If the program dynamically links plug-ins, and they make function calls to each other and share data structures, we believe they form a single program, which must be treated as an extension of both the main program and the plug-ins. This means that combination of the GPL-covered plug-in with the non-free main program would violate the GPL. However, you can resolve that legal problem by adding an exception to your plug-in's license, giving permission to link it with the non-free main program.

See also the question I am writing free software that uses a non-free library.


What legal issues come up if I use GPL-incompatible libraries with GPL software?

Both versions of the GPL have an exception to their copyleft, commonly called the system library exception. If the GPL-incompatible libraries you want to use meet the criteria for a system library, then you don't have to do anything special to use them; the requirement to distribute source code for the whole program does not include those libraries, even if you distribute a linked executable containing them.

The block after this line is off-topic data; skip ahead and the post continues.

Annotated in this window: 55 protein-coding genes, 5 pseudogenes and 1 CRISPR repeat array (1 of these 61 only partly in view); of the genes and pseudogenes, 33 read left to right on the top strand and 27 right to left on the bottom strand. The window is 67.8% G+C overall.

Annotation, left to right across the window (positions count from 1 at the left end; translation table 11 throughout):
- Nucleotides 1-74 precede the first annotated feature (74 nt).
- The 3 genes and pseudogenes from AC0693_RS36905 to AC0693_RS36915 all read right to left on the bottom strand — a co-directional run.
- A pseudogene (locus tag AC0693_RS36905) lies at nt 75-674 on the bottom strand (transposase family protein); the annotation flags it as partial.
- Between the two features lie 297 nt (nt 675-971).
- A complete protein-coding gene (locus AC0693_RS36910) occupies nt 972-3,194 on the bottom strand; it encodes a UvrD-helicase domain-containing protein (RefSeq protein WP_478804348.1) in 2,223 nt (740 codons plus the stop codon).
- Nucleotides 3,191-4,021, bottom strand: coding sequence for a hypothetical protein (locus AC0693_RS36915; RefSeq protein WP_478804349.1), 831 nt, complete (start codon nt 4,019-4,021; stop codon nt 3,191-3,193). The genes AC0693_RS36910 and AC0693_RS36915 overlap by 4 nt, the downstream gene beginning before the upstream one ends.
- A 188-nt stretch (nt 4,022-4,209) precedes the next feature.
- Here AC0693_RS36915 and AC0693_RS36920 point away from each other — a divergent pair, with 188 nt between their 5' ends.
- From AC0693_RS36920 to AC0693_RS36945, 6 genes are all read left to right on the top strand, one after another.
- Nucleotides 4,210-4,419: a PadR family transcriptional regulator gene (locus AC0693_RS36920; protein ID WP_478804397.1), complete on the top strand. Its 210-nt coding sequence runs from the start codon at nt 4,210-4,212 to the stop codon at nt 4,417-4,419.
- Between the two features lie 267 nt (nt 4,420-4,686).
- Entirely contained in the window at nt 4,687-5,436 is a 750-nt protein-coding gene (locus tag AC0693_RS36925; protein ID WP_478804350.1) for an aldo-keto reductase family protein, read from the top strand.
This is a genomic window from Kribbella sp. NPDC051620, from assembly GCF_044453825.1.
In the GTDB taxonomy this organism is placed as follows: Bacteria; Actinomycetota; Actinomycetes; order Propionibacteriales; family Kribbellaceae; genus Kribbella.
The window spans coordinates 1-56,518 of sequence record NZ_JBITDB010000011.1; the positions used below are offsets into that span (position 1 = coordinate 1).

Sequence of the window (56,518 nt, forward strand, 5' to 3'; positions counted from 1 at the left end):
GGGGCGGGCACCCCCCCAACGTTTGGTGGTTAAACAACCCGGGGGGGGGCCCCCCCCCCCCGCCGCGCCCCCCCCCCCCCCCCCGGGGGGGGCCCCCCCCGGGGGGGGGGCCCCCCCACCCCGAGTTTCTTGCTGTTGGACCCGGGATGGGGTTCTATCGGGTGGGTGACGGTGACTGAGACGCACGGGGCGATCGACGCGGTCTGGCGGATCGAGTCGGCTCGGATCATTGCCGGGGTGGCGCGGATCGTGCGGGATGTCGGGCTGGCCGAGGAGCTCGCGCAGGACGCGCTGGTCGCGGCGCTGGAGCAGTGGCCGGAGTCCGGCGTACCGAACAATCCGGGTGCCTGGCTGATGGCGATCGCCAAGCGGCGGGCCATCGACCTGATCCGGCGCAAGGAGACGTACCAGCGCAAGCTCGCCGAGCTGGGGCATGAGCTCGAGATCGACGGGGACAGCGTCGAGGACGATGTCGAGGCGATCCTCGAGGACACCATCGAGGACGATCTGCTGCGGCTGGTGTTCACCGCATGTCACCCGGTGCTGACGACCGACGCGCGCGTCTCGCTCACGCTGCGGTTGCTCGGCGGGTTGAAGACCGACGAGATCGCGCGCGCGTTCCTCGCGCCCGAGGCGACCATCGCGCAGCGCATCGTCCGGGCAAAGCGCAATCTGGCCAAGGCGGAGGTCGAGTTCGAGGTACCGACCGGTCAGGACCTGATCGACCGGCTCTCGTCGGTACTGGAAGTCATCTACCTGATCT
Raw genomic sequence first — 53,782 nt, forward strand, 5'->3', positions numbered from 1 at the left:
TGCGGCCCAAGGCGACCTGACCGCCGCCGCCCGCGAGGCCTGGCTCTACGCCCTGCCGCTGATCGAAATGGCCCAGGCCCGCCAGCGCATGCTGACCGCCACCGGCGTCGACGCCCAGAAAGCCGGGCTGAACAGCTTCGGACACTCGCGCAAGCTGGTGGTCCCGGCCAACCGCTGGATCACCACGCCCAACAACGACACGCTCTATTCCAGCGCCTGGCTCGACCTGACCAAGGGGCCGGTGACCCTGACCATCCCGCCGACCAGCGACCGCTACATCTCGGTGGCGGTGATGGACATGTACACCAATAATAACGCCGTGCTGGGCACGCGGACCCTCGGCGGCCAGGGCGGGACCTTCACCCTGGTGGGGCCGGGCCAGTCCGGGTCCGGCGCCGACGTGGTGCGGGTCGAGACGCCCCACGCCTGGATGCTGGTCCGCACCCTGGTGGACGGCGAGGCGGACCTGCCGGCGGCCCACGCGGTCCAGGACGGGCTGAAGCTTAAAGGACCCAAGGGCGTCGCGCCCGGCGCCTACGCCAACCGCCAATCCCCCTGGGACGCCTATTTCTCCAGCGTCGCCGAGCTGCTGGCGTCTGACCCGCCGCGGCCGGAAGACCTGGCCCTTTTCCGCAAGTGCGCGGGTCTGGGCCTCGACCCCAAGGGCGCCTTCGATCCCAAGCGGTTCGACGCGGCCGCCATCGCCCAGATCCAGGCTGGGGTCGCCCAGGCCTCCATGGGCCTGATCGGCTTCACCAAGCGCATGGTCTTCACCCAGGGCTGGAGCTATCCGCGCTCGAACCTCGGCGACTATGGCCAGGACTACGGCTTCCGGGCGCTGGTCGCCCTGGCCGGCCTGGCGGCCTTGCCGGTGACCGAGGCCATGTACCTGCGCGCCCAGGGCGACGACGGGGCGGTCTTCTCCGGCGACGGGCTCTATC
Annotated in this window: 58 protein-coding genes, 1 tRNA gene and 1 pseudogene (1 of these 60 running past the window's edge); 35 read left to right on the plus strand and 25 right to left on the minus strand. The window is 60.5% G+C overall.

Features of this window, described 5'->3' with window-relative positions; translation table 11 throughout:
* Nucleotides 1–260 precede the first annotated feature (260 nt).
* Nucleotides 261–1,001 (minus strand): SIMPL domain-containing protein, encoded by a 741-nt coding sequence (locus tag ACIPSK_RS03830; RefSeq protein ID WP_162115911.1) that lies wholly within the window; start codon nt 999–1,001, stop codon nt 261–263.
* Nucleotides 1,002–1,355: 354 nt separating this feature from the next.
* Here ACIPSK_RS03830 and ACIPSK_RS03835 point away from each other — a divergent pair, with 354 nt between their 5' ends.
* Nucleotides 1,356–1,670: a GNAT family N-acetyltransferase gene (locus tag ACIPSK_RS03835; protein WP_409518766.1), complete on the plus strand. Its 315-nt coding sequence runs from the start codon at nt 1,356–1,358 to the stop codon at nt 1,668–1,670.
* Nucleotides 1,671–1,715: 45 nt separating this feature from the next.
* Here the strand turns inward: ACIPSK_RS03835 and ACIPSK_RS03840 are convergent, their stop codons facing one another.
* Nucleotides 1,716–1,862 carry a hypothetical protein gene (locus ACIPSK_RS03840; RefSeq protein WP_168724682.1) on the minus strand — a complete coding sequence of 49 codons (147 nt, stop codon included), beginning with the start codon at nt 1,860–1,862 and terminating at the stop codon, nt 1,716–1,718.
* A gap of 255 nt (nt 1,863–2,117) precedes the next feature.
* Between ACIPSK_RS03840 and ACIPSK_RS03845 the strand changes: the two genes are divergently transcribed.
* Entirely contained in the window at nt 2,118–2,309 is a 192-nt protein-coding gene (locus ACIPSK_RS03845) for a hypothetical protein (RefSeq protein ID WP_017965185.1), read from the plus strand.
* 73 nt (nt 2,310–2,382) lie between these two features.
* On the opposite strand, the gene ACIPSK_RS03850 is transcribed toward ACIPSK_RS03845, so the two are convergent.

The criteria for what counts as a "system library" vary between different versions of the GPL. GPLv3 explicitly defines "System Libraries" in section 1, to exclude it from the definition of "Corresponding Source." GPLv2 says the following, near the end of section 3:

However, as a special exception, the source code distributed need not include anything that is normally distributed (in either source or binary form) with the major components (compiler, kernel, and so on) of the operating system on which the executable runs, unless that component itself accompanies the executable.